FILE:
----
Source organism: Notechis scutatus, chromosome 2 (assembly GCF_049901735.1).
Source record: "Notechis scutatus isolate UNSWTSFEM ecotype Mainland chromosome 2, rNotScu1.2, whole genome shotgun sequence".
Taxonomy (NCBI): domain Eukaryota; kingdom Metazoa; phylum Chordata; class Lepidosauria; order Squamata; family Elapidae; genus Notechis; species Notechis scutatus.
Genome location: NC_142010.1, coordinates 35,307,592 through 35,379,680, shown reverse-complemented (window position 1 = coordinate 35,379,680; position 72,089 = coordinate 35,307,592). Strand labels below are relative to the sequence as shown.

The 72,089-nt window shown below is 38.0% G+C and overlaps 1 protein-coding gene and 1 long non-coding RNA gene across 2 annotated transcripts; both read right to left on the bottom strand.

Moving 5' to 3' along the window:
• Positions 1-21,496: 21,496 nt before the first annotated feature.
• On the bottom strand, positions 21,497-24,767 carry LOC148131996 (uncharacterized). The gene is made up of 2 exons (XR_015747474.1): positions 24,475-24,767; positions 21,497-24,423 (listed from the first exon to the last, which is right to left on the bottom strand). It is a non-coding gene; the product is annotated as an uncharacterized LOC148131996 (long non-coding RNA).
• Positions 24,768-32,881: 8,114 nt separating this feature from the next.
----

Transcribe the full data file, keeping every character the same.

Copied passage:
Source organism: Notechis scutatus, chromosome 2 (assembly GCF_049901735.1).
Source record: "Notechis scutatus isolate UNSWTSFEM ecotype Mainland chromosome 2, rNotScu1.2, whole genome shotgun sequence".
Taxonomy (NCBI): domain Eukaryota; kingdom Metazoa; phylum Chordata; class Lepidosauria; order Squamata; family Elapidae; genus Notechis; species Notechis scutatus.
Genome location: NC_142010.1, coordinates 35,307,592 through 35,379,680, shown reverse-complemented (window position 1 = coordinate 35,379,680; position 72,089 = coordinate 35,307,592). Strand labels below are relative to the sequence as shown.

The 72,089-nt window shown below is 38.0% G+C and overlaps 1 protein-coding gene and 1 long non-coding RNA gene across 2 annotated transcripts; both read right to left on the bottom strand.

Moving 5' to 3' along the window:
• Positions 1-21,496: 21,496 nt before the first annotated feature.
• On the bottom strand, positions 21,497-24,767 carry LOC148131996 (uncharacterized). The gene is made up of 2 exons (XR_015747474.1): positions 24,475-24,767; positions 21,497-24,423 (listed from the first exon to the last, which is right to left on the bottom strand). It is a non-coding gene; the product is annotated as an uncharacterized LOC148131996 (long non-coding RNA).
• Positions 24,768-32,881: 8,114 nt separating this feature from the next.